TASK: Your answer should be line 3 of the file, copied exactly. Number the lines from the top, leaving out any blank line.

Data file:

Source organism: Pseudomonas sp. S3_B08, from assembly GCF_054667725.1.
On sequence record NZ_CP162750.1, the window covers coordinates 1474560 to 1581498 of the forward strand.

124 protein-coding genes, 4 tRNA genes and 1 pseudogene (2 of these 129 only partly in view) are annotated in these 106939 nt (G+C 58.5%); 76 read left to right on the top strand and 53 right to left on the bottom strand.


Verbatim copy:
124 protein-coding genes, 4 tRNA genes and 1 pseudogene (2 of these 129 only partly in view) are annotated in these 106939 nt (G+C 58.5%); 76 read left to right on the top strand and 53 right to left on the bottom strand.